Delamar, Nevada

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Delamar, Nevada
Ghost town
Delamar Mine Area (Tailings Visible on Left Side)
Delamar Mine Area (Tailings Visible on Left Side)
Delamar is located in Nevada
Delamar
Delamar
Location within the state of Nevada
Coordinates: 37°27′29″N 114°46′12″W / 37.45806°N 114.77000°W / 37.45806; -114.77000Coordinates: 37°27′29″N 114°46′12″W / 37.45806°N 114.77000°W / 37.45806; -114.77000
Country United States
State Nevada
County Lincoln
Time zone Pacific (PST) (UTC-8)
 • Summer (DST) PDT (UTC-7)
Official name: Delamar "The Widow Maker" (1893-1909)
Reference No. 90

Delamar, Nevada, nicknamed The Widowmaker, is a ghost town in central eastern Nevada, USA along the east side of the Delamar Valley.[1] During its heyday, primarily between 1895 and 1900, it produced $13.5 million in gold.[2]

History[edit]

In 1889, prospectors John Ferguson and Joseph Sharp discovered gold around Monkeywrench Wash. A mining camp was then born west of the Monkeywrench Mine. It was called Ferguson.

In April 1894, Captain Joseph Raphael De Lamar bought most of the important mines in the area and renamed the Ferguson camp as Delamar. In the same year, a newspaper called the Delamar Lode began publication and a post office was opened.

Soon, the new settlement boasted more than 1,500 residents, a hospital, an opera house, churches, a school, several businesses and saloons. Most buildings were made of native rock.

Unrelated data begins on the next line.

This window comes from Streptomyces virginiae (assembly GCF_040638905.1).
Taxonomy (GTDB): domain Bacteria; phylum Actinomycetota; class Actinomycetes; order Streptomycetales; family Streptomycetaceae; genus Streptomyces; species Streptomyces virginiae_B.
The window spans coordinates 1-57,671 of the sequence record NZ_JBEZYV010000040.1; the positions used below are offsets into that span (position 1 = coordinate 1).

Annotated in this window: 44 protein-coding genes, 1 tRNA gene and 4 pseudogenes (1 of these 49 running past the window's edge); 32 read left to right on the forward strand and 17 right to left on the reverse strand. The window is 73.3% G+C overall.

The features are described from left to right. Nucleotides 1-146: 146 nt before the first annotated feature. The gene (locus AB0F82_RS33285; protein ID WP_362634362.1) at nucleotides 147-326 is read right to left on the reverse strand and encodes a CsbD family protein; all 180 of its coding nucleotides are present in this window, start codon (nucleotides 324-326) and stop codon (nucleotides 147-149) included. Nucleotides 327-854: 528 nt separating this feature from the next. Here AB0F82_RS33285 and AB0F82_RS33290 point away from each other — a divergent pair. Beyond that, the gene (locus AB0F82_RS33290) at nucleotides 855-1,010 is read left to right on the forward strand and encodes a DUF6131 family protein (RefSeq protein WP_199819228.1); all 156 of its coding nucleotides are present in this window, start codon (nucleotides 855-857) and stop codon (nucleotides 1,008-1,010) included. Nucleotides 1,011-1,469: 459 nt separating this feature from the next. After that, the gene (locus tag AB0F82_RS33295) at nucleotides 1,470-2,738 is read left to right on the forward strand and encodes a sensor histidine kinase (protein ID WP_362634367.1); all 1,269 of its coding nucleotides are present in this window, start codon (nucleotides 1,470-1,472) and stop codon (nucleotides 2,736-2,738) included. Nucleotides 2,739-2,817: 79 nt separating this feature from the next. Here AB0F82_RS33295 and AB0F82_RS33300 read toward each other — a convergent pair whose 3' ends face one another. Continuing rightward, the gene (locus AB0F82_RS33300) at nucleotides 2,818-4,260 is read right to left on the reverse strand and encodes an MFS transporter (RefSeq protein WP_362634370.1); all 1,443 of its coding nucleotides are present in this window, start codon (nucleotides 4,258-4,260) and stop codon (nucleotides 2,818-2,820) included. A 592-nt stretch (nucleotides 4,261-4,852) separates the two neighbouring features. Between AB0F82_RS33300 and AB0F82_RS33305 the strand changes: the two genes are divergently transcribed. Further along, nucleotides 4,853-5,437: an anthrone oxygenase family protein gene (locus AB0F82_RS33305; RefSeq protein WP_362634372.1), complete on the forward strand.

By 1896, the Delamar mill was handling up to 260 tons of ore daily. Water for the camp was pumped from a well in Meadow Valley Wash, some twelve miles away. Supplies and materials traveled even further, by mule team over mountainous terrain from the railroad head at Milford, Utah, which was 150 miles from Delamar.

Silicosis[edit]

The gold in the Delamar mines was embedded in quartzite which when crushed created a fine dust. Miners breathing the dust often developed silicosis and the town became known as a "widow-maker."[2]

Present day[edit]

Many ruins now stand semi-intact in the Delamar ghost town region. Foundations can easily be seen from adjacent hills. There are two graveyards, which have been vandalized. The area is honeycombed with mines and mineshafts, but in recent years the main shaft has been blasted closed.

Wild horses roam the area. The nearby dry lake is known to pilots as Texas Lake because its outline resembles the state of Texas.

See also[edit]

References[edit]

  1. ^ "Query Form For The United States And Its Territories". U.S. Board on Geographic Names. Retrieved 2010-11-09. 
  2. ^ a b Pesek, Margo Bartlett (14 May 2006). "Former mining town Delamar epitomizes Nevada back country". Las Vegas Revew Journal. 

Further reading[edit]

James W. Hulse: The History of a Mining Region, 1864-1909. Reno: University of Nevada Press, 1971.

External links[edit]